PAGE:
Prince Dmitry Nekhlyudov, a wealthy nobleman, is being dressed for the day by his valet. The sights and smells of emerging springtime fill the air and the Prince drinks it in. Suddenly, all the trappings of a courtroom move into place around him and a trial begins. Nekhlyudov is a juror.

The proceedings are perfunctory. Three people have been charged with robbing a man and poisoning him to cover up the theft. Two defendants, Simon Kartinkin and Euphemia Bochkova, are employees of hotel where the crime took place. The third is a beautiful young prostitute, Katerina Maslova (Katusha). When she speaks, Nekhlyudov is shocked to recognize her voice. In a flashback, he remembers meeting her for the first time nearly a decade before, at a May Day festival. She was an orphan living on his aunts' estate; he was on furlough from officer training. They danced together and fell in love.

Abruptly, Nekhlyudov's thoughts return to the trial. The jury is leaning toward a guilty verdict for the first two defendants and an acquittal for Maslova. One holdout believes that Maslova, too, is guilty. To appease him, and to finish the trial quickly, the others agree to a hastily-worded verdict: "guilty, but without intent to rob."

During the jurors' debate, Nekhlyudov's mind wanders to the night of the May Day celebration: he went to Maslova's bedroom, where he ignored her protests and she finally submitted. Afterwards, profoundly ashamed and confused, Nekhlyudov thrust 100 rubles into her hand, leaving her devastated.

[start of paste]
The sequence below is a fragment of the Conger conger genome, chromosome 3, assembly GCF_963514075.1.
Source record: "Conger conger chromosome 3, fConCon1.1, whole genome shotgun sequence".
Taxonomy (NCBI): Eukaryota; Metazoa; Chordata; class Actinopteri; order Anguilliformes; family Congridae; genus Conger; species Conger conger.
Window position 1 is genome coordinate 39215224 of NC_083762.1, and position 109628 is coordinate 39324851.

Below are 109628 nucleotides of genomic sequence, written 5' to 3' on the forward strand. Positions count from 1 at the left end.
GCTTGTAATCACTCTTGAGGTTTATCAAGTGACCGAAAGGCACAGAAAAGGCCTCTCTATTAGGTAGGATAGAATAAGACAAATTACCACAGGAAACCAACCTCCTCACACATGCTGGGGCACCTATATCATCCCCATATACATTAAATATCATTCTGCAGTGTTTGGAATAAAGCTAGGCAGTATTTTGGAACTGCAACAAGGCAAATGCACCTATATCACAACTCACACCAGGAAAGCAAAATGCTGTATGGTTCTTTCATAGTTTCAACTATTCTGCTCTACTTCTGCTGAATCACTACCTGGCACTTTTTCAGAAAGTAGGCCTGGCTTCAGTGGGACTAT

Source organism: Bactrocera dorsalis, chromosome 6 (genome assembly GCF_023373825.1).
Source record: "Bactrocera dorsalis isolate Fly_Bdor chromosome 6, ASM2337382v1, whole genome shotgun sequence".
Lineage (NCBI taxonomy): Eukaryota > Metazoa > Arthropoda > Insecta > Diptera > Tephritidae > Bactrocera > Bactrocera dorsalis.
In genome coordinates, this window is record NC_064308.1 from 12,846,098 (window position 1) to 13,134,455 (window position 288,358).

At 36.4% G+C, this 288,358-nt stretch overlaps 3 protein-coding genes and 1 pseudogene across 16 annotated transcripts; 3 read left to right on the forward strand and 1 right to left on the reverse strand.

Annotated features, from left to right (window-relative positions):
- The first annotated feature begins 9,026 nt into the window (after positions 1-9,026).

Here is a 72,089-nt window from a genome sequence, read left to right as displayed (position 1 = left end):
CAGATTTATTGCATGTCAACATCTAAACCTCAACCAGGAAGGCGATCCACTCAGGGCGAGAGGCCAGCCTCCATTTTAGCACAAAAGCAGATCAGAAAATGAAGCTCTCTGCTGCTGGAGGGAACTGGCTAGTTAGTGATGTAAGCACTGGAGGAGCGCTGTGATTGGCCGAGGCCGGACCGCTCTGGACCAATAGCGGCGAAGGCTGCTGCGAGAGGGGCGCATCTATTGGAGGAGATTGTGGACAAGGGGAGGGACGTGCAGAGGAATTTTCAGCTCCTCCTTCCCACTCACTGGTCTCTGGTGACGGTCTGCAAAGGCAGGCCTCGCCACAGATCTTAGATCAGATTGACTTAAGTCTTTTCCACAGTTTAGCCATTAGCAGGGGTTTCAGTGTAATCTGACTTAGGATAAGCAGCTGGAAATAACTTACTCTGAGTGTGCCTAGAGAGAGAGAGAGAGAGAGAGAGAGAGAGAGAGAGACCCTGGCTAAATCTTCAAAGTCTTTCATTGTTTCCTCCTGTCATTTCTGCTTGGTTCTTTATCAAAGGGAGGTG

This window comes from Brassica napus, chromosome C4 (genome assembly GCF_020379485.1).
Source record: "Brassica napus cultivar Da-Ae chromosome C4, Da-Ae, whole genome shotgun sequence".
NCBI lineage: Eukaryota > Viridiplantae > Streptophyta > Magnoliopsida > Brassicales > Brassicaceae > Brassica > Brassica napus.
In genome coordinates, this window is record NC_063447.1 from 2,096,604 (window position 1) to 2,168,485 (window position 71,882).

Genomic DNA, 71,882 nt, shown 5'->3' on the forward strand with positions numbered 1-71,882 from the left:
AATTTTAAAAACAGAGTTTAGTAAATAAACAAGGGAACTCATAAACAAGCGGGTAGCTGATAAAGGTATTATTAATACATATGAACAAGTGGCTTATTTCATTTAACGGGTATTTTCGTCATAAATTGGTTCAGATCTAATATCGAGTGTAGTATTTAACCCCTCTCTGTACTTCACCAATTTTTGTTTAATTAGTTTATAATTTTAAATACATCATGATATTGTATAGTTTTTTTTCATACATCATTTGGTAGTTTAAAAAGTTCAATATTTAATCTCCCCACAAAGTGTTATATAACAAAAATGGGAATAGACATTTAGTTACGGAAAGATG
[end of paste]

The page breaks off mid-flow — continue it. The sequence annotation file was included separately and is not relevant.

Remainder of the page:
His memory fades and he is in the courtroom again. The verdicts are read, and Maslova is sentenced to eight years of penal servitude in Siberia. The court is shocked; the jurors realize the mistake they have made. In their verdict, they had not addressed her guilt on the murder charge. Screaming her innocence, she is led away. Nekhlyudov tells the president of the court that a mistake has been made. The president replies that the sentence may be appealed. Nekhlyudov is left alone in the courtroom, knowing he is to blame for the course Maslova's life has taken, and hating himself.

That evening, Nekhlyudov arrives late for a dinner party given by the Korchagins, whose daughter Missy is generally assumed to be his intended bride. He explains his experience in the court and how the unjust verdict has unsettled him, but his aristocratic hosts do not understand. When Missy is alone with Nekhlyudov, she attempts to seduce him, to cement his commitment to her. Nekhlyudov is repelled. He suddenly comprehends that he can never marry Missy, and that he must set things right for Maslova whatever the cost. He leaves.

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